NEW PROVIDENCE, NJ – Four candidates for the two available Board of Education (BOE) seats – Incumbents Mary Misiukiewicz and Jennifer Killea and newcomers Amanda Marano and Ilya Meyzin - took part in the candidate forum on Thursday, Oct. 1. The zoom debate was organized by the League of Women Voters and moderated by Laura Engelhardt.

After their introductory statements the candidates answered a variety of education related questions. (See below for candidate statements as published in TAPinto.) All candidates considered the balance of social-emotional learning and academics one of the most challenging issues the students and families are facing during these unprecedented pandemic times.

To the question of candidates’ vision for education in New Providence Misiukiewicz explained that the BOE has engaged the community in their long-term educational goals. The vision of the district is a collaboration of many stakeholders in the community. Our biggest issues in the next five years are social-emotional learning curriculum as well as preparation for the new housing developments and the potential enrollment increase, she said.

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Meyzin noted that the current students will spend most of their working years in the second half of the century, and therefore the district has to think what kind of intellectual and social-emotional challenges the children will face in their future workplaces. They will need to work in an environment where artificial intelligence (AI) is a real thing. We need to give our children tools to be flexible and adaptable with rapid changes in the world, he said.

Marano noted that one of the biggest issues is how different technologies are implemented into learning. The other important issue is fostering social-emotional learning. Killea said that she shares the vision of the district’s five-year plan which is relevant to Generation Z. It is important to teach not just facts and figures but to also emphasize critical thinking, collaboration and empathy, she said.

The candidates exchanged views on foreign language education noting that Mandarin Chinese could be offered as an online course. Meyzin pointed out that Chinese is a difficult language to learn in isolation. Marano also suggested immersions in a language starting at a younger age in order to achieve better results.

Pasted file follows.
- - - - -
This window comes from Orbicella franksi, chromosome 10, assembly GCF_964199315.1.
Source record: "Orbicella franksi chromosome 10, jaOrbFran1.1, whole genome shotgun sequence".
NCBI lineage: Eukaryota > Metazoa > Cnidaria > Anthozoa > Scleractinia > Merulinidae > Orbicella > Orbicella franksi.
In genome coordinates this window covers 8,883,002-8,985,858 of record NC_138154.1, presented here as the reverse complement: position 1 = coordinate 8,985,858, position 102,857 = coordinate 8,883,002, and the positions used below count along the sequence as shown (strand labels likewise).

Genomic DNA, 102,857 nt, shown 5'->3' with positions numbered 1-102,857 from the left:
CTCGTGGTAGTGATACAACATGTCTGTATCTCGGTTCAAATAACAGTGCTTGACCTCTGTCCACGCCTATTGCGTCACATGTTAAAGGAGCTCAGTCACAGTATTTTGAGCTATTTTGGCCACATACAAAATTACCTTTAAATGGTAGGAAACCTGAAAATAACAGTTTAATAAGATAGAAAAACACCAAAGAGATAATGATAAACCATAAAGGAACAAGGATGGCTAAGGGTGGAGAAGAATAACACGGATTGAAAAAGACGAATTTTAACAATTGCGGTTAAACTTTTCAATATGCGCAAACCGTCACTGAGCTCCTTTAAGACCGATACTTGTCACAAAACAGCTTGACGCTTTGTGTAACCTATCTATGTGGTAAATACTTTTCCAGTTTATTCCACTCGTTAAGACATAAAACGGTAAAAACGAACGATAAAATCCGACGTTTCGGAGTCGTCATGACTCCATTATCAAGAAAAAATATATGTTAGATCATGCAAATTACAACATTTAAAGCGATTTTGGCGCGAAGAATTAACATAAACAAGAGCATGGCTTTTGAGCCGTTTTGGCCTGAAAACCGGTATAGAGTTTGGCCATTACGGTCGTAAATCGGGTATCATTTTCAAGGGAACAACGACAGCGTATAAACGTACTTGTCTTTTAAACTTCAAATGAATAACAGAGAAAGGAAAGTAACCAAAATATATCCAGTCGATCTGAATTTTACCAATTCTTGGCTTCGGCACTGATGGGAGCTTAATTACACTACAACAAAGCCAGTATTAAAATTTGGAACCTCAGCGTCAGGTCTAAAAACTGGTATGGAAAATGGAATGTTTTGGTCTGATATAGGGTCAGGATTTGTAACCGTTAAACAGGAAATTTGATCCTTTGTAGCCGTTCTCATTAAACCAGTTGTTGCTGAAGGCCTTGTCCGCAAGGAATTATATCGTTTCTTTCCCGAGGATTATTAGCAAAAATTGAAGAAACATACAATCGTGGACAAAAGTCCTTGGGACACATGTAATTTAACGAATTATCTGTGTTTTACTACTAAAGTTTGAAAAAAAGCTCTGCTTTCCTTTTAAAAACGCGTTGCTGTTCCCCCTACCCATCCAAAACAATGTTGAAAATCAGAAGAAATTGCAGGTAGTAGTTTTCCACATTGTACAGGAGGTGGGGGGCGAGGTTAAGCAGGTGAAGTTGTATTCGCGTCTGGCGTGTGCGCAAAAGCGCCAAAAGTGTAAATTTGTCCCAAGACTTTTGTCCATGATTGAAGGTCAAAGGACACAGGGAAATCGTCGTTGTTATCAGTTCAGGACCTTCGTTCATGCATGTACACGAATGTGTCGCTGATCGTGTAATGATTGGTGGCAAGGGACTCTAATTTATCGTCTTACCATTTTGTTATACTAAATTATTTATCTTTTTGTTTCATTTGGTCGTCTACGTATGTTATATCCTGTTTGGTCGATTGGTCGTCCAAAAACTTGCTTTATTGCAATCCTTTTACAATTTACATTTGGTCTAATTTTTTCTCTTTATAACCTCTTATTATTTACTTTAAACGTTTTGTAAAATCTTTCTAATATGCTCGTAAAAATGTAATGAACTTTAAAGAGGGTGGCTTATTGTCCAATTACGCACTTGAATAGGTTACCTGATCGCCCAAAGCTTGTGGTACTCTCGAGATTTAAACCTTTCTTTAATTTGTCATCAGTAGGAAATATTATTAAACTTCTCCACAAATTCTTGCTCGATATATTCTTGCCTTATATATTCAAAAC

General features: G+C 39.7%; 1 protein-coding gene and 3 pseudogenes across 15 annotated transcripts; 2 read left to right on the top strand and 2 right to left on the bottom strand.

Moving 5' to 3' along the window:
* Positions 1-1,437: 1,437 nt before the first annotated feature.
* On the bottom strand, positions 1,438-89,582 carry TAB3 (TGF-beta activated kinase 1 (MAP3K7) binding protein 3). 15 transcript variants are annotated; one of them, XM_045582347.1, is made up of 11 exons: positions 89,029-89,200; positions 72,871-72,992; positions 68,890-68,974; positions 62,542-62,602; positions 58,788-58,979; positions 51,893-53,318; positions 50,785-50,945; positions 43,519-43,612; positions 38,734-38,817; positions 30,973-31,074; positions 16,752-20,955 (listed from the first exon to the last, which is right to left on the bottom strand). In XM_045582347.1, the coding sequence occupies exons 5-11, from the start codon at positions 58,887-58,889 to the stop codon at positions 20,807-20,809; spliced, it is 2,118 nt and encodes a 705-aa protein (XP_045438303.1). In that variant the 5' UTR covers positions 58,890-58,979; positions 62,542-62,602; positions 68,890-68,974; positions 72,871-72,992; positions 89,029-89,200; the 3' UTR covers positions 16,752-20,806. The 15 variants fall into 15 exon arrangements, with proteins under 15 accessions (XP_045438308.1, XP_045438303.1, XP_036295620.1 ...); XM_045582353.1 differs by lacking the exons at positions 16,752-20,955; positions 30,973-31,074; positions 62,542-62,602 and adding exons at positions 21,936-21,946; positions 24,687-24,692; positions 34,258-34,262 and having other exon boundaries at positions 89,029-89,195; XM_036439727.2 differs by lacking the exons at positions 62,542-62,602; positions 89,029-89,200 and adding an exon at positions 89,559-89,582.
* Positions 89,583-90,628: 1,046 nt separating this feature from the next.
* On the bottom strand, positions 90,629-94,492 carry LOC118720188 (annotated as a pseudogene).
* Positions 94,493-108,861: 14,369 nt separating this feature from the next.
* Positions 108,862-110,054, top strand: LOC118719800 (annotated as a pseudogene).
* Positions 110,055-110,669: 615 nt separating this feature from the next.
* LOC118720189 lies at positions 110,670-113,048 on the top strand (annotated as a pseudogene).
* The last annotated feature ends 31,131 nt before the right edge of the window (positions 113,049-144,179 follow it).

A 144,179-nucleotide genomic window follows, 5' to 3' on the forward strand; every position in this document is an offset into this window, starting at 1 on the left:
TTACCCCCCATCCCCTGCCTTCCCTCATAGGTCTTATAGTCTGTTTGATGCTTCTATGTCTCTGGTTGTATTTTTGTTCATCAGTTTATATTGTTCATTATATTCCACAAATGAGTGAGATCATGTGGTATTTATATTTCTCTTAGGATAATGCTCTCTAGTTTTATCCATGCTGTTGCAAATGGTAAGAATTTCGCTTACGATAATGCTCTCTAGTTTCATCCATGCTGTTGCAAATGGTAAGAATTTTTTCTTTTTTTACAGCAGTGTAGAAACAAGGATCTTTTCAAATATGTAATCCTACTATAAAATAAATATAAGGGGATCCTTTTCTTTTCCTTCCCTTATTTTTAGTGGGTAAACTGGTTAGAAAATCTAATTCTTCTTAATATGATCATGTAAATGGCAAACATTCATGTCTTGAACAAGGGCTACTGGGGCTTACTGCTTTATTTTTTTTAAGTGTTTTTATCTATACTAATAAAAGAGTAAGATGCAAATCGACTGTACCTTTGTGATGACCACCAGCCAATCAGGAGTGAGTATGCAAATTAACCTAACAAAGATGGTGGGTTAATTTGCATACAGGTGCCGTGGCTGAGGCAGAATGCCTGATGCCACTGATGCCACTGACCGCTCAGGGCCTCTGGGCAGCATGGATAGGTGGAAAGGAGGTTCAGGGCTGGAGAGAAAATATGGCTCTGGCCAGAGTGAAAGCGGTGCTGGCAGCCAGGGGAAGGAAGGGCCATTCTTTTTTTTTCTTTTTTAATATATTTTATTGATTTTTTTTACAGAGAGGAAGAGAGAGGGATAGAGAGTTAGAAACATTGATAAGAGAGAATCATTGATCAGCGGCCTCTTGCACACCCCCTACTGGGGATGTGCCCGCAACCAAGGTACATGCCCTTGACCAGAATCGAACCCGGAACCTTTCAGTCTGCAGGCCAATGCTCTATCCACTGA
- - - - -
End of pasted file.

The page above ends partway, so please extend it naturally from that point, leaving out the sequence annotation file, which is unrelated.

For whether the district should hire more teachers or mental health professionals the candidates said they would like to have more of both. Both Marano and Meyzin noted that due to the Covid-19 more crisis counselors are needed now.

With regard to special education Misiukiewicz noted that the district “does a good job” with special services for students. Meyzin emphasized that the same quality education should be available for all students. Marano would like better district-parent communication so that parents could more easily navigate the special education process.

All candidates agreed that it is important to prepare students to be good global citizens. The role of standardized testing is changing as many colleges are becoming test-optional. However, Meyzin noted that standardized tests are still used as a measuring tool and schools should prepare students to take these tests, especially because not all students can afford private programs.

The candidates were asked their opinions regarding school rankings. Misiukiewicz noted that one of the New Jersey Monthly ranking metrics is to look at the New Providence students and see if they are still in college 18 months after graduating from high school. That is a good marker of success, she said. Meyzin agrees with Misiukiewicz and noted that we need to understand how those rankings are structured. Marano pointed out that many well ranked schools are specialized and therefore not at par with New Providence schools. It is more important to prepare students for future careers and make different options known to them. Killea explained that if the district is able to implement its five-year strategic plan, favorable rankings will follow.

The candidates gave high “grades” to the district’s superintendent for his leadership in handling the ongoing pandemic crisis. Going forward Marano would like to improve the district’s communication structure making it easier for the public to reach different committees directly. She also advocated a student advisory committee in order to voice students’ own concerns. Meyzin also suggested adding non-voting student members to the BOE. Misiukiewicz pointed out that the district has recently upgraded its communications, including the addition of social media platforms. The district has also hired a communication coordinator, she said. Killea is urging members of the public to reach out to board members with any concerns. She said she is in favor of the idea of a student advisory committee.

Lastly the candidates explained their take on the changing demographics.  Killea noted that the district is always looking at this important topic. Misiukiewicz noted that the district is updating its policies to reflect changes in the community. We have to monitor the pulse on how the community has changed, she said. Marano urged the district to build relationships with the borough council and various community organizations. Meyzin explained that he has been impressed that the district is not turning away from difficult and challenging topics. It is important to stand on top of the issues, he said.

The entire candidate forum will be available on the Salt Brook School TV.

Click here for Candidate Statement for Jennifer Killea.

Click here for Candidate Statement for Ilya Meyzin.

Click here for Candidate Statement for Amanda Marano.

Click here for Candidate Statement for Mary Misiukiewicz.